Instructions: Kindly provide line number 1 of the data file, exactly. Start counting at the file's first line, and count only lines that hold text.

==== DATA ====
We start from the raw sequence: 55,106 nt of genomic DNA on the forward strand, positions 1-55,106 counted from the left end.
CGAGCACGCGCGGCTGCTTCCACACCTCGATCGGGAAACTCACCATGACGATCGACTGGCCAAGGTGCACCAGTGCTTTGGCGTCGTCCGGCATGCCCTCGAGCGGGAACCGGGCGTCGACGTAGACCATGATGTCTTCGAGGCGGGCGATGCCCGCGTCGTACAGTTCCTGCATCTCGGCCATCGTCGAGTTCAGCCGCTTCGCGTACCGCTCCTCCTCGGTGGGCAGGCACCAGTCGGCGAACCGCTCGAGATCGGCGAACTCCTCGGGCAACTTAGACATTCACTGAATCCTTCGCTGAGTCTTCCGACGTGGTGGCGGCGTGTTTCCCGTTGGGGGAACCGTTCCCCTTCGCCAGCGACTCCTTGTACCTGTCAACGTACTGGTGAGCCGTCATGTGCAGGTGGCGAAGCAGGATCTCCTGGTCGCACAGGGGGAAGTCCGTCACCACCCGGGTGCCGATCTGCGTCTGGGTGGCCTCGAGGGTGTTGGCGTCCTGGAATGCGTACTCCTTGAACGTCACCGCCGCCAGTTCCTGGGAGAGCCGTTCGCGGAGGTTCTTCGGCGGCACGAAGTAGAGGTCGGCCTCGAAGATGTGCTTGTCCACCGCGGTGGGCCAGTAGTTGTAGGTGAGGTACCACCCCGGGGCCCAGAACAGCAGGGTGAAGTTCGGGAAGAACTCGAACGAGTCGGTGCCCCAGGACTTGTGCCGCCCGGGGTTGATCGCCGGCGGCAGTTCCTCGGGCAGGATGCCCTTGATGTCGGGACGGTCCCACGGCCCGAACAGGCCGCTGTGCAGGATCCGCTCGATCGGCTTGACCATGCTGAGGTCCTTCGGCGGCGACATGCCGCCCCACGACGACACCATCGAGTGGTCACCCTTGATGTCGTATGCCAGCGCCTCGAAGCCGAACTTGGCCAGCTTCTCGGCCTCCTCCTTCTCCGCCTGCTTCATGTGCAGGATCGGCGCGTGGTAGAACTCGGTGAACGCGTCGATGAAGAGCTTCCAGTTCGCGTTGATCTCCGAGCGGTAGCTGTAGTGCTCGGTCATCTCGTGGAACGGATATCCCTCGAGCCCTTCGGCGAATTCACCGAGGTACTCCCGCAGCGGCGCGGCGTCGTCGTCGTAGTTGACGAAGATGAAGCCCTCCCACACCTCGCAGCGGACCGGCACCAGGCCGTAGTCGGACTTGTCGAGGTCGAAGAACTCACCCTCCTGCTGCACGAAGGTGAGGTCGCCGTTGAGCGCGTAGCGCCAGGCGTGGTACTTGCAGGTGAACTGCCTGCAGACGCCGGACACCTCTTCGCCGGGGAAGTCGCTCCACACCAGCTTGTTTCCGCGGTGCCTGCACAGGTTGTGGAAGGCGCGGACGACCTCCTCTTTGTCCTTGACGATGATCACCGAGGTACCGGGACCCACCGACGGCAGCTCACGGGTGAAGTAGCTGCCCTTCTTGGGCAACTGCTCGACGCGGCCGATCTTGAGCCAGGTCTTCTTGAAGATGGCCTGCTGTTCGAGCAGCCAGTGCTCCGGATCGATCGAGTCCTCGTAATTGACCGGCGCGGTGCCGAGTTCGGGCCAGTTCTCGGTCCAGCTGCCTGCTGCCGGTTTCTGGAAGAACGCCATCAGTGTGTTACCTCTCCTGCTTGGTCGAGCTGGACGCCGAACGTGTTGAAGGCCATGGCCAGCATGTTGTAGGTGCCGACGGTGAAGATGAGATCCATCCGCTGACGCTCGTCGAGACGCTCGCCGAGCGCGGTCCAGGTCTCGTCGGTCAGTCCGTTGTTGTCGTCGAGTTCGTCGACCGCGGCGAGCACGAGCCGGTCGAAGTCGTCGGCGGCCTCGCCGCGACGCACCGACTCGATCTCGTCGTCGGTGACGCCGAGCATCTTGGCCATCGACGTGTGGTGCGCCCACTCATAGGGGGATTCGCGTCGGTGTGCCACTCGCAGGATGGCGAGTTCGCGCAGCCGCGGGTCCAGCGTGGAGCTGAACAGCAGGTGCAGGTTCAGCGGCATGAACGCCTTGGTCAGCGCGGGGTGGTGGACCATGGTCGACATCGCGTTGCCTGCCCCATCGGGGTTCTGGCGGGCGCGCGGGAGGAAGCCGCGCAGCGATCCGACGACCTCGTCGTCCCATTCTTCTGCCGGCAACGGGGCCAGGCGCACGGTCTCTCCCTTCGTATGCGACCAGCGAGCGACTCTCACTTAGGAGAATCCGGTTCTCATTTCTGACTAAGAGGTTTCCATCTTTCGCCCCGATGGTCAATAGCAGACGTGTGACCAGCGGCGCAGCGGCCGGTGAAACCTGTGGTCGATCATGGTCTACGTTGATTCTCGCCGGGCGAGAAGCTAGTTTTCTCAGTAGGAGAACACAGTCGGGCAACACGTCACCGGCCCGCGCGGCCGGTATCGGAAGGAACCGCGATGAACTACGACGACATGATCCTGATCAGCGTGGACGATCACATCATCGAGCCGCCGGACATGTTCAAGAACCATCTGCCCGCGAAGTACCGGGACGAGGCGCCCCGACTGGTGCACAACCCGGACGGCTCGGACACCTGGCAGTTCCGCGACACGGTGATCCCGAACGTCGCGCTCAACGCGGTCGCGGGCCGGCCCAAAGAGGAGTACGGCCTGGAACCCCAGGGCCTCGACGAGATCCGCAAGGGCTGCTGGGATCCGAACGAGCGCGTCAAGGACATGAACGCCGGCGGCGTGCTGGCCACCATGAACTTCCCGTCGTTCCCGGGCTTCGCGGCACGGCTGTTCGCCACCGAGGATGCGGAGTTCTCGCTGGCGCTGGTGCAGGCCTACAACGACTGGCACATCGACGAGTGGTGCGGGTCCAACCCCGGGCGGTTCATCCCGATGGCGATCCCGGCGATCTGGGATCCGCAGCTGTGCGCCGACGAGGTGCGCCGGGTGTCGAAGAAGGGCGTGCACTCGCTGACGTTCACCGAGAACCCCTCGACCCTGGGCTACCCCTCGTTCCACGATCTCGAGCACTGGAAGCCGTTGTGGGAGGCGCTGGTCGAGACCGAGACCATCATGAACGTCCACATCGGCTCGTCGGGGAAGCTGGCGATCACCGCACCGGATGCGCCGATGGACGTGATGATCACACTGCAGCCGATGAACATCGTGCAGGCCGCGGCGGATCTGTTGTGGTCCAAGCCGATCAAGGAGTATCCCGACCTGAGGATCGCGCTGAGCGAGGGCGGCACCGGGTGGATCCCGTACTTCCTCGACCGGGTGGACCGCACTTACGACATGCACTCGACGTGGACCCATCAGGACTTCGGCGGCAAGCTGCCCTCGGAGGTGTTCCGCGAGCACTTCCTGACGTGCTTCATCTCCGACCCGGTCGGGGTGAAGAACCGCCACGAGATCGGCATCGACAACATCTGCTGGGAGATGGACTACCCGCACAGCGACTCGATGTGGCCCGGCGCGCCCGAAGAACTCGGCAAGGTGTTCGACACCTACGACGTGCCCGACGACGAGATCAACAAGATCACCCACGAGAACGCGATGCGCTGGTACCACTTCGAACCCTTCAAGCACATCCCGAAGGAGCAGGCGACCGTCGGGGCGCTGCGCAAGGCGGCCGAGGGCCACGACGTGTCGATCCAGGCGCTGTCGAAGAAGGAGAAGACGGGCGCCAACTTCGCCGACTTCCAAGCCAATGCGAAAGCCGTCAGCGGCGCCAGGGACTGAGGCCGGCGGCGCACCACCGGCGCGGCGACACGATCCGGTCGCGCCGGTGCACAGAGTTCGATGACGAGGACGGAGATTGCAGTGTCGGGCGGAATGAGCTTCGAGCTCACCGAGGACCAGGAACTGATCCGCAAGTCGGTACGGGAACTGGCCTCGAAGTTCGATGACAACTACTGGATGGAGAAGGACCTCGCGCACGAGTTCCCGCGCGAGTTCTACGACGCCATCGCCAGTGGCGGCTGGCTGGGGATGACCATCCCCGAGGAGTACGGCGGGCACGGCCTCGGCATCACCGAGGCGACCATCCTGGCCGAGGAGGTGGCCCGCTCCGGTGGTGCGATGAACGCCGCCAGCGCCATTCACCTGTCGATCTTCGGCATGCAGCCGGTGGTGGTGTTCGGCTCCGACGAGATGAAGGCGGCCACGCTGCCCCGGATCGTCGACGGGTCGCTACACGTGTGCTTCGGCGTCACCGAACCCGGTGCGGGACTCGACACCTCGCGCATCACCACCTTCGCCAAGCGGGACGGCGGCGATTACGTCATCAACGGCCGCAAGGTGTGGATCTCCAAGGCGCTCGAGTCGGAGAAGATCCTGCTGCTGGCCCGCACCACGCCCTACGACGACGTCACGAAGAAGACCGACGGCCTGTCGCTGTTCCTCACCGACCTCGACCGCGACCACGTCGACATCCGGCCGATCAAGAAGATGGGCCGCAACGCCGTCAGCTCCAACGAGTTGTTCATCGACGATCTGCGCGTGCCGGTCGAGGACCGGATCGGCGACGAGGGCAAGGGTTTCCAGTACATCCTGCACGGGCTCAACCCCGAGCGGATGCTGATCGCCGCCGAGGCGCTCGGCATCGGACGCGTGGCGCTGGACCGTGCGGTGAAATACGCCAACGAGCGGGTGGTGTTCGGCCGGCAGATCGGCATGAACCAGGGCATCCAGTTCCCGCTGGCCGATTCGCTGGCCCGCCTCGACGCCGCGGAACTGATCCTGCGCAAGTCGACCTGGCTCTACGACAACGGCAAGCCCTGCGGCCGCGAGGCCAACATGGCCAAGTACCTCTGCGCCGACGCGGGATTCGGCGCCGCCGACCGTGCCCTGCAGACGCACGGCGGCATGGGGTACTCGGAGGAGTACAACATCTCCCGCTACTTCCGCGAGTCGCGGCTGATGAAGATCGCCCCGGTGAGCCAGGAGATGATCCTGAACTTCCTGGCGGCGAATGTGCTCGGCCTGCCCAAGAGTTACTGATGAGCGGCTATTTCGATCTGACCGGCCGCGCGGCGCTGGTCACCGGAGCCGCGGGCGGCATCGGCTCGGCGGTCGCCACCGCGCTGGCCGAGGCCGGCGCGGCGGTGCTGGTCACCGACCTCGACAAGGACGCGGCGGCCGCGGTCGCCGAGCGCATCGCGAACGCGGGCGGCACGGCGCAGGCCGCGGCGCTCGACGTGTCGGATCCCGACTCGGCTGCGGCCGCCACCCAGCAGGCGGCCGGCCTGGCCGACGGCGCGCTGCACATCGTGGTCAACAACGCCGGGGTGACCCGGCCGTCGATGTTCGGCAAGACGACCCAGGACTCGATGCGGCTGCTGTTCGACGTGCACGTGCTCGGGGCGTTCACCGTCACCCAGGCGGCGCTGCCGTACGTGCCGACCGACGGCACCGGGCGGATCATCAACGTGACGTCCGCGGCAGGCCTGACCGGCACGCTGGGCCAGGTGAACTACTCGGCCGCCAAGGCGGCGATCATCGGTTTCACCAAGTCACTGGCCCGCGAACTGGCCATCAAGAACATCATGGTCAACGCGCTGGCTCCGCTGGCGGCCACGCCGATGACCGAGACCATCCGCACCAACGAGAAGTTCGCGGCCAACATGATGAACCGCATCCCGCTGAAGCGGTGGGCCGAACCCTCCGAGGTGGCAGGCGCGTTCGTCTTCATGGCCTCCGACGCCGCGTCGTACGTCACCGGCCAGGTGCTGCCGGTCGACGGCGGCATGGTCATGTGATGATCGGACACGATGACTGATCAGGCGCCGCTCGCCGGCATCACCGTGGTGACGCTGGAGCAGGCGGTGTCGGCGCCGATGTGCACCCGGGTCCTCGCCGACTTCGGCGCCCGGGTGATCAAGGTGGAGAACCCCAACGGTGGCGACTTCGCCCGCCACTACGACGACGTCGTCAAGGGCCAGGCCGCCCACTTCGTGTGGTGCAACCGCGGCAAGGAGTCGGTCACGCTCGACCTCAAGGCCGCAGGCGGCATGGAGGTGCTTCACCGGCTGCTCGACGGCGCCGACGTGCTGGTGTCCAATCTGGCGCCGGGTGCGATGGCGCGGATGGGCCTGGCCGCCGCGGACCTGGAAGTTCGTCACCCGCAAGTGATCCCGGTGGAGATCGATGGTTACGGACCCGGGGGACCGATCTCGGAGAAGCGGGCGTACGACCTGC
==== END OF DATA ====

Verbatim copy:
We start from the raw sequence: 55,106 nt of genomic DNA on the forward strand, positions 1-55,106 counted from the left end.